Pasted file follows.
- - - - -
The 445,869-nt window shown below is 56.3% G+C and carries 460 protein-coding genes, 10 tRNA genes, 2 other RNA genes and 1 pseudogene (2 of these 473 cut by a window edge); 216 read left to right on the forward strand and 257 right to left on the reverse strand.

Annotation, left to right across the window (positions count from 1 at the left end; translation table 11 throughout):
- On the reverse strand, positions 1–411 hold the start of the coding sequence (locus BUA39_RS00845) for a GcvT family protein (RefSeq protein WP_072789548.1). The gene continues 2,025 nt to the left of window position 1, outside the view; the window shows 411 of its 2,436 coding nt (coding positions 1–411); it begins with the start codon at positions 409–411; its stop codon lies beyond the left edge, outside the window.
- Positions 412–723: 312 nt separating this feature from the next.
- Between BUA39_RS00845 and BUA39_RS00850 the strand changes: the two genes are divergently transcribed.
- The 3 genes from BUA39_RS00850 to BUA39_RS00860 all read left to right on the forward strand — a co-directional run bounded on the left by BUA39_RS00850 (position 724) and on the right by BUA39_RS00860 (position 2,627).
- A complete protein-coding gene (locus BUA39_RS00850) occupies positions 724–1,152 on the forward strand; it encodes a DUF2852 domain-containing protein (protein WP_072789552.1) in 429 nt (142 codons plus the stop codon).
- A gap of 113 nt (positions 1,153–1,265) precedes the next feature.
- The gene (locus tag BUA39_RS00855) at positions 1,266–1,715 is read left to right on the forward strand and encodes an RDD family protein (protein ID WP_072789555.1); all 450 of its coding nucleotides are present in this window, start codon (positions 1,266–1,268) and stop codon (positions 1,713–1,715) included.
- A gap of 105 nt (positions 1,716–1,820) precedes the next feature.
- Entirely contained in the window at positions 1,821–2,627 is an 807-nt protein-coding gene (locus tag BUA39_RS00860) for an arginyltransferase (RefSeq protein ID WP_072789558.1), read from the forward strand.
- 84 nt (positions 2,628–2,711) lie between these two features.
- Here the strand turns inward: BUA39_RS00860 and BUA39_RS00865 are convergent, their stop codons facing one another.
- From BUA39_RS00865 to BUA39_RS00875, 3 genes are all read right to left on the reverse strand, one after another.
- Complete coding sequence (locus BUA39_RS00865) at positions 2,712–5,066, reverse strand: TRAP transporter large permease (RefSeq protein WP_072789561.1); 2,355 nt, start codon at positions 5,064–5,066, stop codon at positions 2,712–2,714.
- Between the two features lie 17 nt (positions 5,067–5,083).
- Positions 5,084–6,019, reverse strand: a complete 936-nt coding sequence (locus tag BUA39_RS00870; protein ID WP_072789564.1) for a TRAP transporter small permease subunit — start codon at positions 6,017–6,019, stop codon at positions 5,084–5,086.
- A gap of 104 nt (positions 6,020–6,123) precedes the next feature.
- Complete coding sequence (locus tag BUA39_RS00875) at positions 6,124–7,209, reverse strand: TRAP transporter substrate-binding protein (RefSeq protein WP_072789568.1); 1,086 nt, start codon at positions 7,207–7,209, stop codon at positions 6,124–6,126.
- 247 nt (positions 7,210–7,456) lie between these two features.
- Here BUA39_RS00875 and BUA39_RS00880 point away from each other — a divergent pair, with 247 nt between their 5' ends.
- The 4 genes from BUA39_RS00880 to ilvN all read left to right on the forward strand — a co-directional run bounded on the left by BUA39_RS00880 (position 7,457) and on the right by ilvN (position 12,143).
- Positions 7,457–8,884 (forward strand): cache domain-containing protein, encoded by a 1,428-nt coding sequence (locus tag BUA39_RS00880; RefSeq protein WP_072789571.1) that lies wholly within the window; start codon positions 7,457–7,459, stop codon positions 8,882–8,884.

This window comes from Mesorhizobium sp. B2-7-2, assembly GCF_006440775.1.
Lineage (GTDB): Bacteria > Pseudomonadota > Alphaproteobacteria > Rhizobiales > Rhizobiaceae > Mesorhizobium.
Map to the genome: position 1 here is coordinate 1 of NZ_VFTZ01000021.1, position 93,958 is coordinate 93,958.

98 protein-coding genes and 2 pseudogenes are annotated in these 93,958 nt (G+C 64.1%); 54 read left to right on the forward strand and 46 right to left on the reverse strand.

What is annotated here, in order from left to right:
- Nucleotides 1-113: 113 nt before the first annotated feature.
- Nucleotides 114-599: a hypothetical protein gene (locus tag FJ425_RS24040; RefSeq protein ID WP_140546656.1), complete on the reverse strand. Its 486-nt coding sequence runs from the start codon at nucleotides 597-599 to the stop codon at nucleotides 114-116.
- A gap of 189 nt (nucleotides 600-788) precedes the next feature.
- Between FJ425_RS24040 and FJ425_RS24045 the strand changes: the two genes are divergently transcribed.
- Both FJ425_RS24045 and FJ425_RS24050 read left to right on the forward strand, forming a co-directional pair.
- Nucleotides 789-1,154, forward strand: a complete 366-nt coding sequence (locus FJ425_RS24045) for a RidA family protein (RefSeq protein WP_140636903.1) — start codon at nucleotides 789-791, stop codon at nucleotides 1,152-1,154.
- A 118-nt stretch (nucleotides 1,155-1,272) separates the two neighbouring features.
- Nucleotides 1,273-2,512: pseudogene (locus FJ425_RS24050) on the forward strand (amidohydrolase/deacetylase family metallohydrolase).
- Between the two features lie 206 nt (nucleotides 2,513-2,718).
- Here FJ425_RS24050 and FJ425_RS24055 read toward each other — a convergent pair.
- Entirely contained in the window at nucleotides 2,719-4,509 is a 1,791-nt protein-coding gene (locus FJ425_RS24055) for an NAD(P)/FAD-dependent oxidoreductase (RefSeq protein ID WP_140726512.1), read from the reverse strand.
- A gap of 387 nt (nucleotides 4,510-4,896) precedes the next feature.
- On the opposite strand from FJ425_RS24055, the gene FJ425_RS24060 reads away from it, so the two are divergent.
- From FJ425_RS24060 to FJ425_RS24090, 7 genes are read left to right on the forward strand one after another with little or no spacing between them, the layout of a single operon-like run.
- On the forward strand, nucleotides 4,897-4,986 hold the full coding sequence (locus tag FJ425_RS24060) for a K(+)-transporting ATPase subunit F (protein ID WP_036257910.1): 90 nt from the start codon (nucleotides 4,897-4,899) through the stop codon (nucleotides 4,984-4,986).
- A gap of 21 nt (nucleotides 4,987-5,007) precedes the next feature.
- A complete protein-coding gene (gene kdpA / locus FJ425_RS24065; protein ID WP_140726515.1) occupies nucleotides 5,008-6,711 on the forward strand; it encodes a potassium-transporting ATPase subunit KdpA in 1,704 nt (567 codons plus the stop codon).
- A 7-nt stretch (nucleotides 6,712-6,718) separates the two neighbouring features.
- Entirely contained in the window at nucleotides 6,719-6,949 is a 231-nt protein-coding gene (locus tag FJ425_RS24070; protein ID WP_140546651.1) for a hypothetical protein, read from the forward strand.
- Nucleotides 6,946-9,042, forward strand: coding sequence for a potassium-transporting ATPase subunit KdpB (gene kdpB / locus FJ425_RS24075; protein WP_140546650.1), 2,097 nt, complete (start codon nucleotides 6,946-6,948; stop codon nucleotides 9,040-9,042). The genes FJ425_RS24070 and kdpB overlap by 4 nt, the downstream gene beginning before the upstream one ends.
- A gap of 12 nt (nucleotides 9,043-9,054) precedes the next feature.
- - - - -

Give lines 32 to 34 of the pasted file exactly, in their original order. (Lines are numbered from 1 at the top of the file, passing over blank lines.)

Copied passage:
- Between FJ425_RS24040 and FJ425_RS24045 the strand changes: the two genes are divergently transcribed.
- Both FJ425_RS24045 and FJ425_RS24050 read left to right on the forward strand, forming a co-directional pair.
- Nucleotides 789-1,154, forward strand: a complete 366-nt coding sequence (locus FJ425_RS24045) for a RidA family protein (RefSeq protein WP_140636903.1) — start codon at nucleotides 789-791, stop codon at nucleotides 1,152-1,154.